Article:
As with all relational databases, MySQL can prove to be a complicated beast, one that can crawl to a halt at a moment's notice, leaving your applications in the lurch and your business on the line.
The truth is, common mistakes underlie most MySQL performance problems. To ensure your MySQL server hums along at top speed, providing stable and consistent performance, it is important to eliminate these mistakes, which are often obscured by some subtlety in your workload or a configuration trap.
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Luckily, many MySQL performance issues turn out to have similar solutions, making troubleshooting and tuning MySQL a manageable task.
Here are 10 tips for getting great performance out of MySQL.
The best way to understand how your server spends its time is to profile the server's workload. By profiling your workload, you can expose the most expensive queries for further tuning. Here, time is the most important metric because when you issue a query against the server, you care very little about anything except how quickly it completes.
The best way to profile your workload is with a tool such as MySQL Enterprise Monitor's query analyzer or the pt-query-digest from the Percona Toolkit. These tools capture queries the server executes and return a table of tasks sorted by decreasing order of response time, instantly bubbling up the most expensive and time-consuming tasks to the top so that you can see where to focus your efforts.
Workload-profiling tools group similar queries together into one row, allowing you to see the queries that are slow, as well as the queries that are fast but executed many times.
To function, a database server needs four fundamental resources: CPU, memory, disk, and network. If any of these is weak, erratic, or overloaded, then the database server is very likely to perform poorly.
Understanding the fundamental resources is important in two particular areas: choosing hardware and troubleshooting problems.
When choosing hardware for MySQL, ensure good-performing components all around. Just as important, balance them reasonably well against each other. Often, organizations will select servers with fast CPUs and disks but that are starved for memory. In some cases, adding memory is cheap way of increasing performance by orders of magnitude, especially on workloads that are disk-bound. This might seem counterintuitive, but in many cases disks are overutilized because there isn't enough memory to hold the server's working set of data.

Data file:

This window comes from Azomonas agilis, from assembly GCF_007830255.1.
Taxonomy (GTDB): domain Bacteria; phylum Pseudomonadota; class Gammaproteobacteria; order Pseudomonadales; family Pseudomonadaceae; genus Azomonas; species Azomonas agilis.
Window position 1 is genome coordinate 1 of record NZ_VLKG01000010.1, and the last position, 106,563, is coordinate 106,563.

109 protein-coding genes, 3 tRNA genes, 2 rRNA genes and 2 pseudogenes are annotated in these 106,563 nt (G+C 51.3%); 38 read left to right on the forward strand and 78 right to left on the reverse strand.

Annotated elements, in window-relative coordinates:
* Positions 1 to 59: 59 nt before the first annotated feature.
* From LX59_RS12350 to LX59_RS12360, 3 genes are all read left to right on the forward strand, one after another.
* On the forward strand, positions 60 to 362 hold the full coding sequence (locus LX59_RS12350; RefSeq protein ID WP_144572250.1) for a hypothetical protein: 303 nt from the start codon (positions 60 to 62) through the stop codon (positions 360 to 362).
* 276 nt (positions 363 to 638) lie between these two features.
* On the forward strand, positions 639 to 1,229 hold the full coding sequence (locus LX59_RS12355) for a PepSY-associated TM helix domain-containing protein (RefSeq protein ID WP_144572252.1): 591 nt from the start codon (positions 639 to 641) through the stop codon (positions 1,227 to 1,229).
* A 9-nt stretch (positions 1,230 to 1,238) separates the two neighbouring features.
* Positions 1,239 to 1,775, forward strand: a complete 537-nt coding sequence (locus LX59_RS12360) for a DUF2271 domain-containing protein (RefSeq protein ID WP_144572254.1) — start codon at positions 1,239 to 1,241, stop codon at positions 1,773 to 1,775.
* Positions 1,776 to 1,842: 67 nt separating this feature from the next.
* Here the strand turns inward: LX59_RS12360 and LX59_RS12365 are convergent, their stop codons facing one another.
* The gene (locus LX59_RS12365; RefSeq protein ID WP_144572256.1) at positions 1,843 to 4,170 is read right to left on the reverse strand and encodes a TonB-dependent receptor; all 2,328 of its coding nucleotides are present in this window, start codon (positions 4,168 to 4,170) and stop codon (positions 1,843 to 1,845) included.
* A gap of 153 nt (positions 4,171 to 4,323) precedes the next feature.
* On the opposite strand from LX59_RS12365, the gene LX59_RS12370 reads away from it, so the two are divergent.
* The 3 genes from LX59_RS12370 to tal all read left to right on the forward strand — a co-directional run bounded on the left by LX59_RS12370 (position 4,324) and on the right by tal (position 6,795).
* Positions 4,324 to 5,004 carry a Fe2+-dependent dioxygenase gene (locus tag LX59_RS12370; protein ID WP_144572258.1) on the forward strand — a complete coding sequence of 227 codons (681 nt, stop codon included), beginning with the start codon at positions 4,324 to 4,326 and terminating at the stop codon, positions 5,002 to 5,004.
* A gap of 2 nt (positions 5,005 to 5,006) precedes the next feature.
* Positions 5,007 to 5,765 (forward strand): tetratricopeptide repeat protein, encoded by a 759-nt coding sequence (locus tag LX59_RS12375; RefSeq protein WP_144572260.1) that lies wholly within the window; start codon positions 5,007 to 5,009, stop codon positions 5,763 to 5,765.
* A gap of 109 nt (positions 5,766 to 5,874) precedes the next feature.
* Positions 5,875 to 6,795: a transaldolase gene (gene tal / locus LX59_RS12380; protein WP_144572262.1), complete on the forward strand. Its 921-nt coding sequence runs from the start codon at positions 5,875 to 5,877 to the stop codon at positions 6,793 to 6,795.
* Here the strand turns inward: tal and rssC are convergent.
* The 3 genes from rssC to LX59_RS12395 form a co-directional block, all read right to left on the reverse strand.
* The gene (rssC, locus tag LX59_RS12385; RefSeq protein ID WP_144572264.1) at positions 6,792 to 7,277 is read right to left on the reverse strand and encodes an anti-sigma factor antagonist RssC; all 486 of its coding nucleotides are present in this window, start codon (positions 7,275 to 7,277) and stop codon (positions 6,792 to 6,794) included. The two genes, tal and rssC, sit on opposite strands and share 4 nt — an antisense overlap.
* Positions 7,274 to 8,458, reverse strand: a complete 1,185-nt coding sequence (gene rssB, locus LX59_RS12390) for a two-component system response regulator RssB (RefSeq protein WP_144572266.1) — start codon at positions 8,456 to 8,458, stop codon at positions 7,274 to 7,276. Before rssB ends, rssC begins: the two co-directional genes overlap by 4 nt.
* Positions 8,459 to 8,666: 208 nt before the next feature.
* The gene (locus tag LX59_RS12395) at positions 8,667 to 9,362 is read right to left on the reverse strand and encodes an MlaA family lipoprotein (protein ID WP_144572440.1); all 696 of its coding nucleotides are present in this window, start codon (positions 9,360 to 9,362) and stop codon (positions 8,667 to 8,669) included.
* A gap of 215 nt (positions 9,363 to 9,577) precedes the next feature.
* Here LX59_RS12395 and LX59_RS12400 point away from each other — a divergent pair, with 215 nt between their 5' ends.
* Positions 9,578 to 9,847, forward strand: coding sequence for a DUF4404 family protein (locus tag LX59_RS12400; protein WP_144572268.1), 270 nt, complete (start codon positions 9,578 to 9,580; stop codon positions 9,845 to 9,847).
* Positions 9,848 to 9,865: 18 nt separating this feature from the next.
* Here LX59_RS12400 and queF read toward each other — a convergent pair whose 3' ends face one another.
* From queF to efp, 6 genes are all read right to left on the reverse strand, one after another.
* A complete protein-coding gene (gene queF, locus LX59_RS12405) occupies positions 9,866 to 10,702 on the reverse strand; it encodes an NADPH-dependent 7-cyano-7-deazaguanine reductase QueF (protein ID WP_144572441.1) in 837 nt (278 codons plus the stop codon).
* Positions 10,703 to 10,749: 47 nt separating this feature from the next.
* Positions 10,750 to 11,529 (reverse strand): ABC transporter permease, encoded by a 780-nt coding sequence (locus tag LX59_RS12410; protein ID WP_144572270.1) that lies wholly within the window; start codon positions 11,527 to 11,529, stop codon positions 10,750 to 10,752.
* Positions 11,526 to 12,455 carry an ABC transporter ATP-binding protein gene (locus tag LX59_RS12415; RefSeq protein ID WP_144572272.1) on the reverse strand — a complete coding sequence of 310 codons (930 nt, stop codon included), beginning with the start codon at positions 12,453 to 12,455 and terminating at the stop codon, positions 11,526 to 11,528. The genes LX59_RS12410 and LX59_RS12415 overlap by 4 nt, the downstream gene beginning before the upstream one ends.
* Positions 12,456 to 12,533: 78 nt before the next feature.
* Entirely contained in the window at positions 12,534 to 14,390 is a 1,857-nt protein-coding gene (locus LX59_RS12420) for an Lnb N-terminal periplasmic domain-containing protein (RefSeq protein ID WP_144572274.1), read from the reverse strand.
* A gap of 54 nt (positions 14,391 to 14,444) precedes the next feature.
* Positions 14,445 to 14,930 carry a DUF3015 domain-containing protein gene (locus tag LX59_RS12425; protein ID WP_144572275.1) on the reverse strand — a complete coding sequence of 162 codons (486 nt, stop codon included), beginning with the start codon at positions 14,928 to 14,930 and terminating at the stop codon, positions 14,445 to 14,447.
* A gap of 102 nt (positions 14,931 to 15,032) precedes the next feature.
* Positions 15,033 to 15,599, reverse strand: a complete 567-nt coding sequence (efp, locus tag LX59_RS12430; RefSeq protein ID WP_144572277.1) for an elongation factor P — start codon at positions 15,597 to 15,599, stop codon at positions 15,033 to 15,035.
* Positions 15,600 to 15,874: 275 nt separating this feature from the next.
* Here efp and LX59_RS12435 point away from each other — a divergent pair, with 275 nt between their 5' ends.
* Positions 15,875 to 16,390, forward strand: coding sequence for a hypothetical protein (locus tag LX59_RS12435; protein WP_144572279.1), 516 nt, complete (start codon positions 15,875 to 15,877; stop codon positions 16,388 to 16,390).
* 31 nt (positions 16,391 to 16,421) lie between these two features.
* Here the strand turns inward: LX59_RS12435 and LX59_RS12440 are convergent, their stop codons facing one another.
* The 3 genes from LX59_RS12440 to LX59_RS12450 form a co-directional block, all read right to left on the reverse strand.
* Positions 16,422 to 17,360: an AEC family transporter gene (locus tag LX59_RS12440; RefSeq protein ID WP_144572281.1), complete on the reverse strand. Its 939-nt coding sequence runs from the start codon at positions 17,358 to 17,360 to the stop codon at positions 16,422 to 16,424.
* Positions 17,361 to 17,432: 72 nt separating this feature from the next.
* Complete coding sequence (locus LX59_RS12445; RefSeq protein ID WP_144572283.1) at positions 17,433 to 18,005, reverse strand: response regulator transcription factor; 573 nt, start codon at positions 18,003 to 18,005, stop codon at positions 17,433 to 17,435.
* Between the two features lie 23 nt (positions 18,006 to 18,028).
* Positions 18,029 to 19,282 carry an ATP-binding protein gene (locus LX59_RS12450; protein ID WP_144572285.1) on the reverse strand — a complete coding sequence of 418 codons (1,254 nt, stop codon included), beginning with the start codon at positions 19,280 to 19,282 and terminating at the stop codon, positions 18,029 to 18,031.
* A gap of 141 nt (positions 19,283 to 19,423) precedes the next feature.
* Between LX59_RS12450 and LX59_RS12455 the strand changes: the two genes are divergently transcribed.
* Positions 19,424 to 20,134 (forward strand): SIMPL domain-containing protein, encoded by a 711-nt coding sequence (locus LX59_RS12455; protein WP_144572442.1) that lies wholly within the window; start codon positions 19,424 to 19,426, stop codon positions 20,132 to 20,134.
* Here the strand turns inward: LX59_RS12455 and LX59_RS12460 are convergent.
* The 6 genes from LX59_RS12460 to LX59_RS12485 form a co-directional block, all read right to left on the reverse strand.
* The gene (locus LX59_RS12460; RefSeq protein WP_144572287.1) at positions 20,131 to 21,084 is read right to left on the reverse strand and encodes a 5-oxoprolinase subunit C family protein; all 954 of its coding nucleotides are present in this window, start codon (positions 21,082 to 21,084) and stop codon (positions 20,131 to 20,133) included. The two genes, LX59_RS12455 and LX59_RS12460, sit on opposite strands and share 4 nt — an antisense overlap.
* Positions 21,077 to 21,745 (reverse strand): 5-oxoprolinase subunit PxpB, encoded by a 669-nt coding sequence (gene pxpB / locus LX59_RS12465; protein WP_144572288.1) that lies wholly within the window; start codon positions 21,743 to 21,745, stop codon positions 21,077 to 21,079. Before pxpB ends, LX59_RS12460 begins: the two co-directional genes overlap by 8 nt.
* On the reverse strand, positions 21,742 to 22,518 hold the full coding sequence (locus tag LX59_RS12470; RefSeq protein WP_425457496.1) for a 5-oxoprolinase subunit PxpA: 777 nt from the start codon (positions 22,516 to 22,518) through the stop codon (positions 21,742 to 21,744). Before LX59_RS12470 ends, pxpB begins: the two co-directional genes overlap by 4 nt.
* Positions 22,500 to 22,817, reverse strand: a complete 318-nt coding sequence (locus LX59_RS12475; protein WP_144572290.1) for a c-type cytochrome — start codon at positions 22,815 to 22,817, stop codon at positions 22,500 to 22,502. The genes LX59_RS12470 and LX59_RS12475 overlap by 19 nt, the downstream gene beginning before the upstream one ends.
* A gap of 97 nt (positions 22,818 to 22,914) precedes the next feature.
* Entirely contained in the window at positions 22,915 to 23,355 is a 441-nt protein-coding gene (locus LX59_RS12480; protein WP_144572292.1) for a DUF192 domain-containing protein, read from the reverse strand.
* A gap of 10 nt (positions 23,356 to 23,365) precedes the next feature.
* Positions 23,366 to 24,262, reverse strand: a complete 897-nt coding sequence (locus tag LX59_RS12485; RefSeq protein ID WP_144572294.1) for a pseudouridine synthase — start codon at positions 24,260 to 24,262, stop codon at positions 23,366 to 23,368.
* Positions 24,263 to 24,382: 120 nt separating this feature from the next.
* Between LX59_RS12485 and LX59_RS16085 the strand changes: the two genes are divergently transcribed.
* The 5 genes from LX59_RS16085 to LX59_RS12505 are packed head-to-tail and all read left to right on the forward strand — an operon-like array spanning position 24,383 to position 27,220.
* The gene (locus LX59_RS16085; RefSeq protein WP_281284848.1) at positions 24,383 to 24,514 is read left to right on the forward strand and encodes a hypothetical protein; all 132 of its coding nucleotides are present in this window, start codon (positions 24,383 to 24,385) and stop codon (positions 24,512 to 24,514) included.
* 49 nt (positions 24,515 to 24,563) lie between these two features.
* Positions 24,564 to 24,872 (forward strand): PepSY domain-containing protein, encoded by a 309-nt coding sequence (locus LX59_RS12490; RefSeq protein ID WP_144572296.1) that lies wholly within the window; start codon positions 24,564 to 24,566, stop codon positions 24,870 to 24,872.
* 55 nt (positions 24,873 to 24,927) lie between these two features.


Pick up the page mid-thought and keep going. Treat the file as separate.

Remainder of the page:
Another good example of this balance pertains to CPUs. In most cases, MySQL will perform well with fast CPUs because each query runs in a single thread and can't be parallelized across CPUs.
When it comes to troubleshooting, check the performance and utilization of all four resources, with a careful eye toward determining whether they are performing poorly or are simply being asked to do too much work. This knowledge can help solve problems quickly.
Queues and queue-like access patterns can sneak into your application without your knowing it. For example, if you set the status of an item so that a particular worker process can claim it before acting on it, then you're unwittingly creating a queue. Marking emails as unsent, sending them, then marking them as sent is a common example.
Queues cause problems for two major reasons: They serialize your workload, preventing tasks from being done in parallel, and they often result in a table that contains work in process as well as historical data from jobs that were processed long ago. Both add latency to the application and load to MySQL.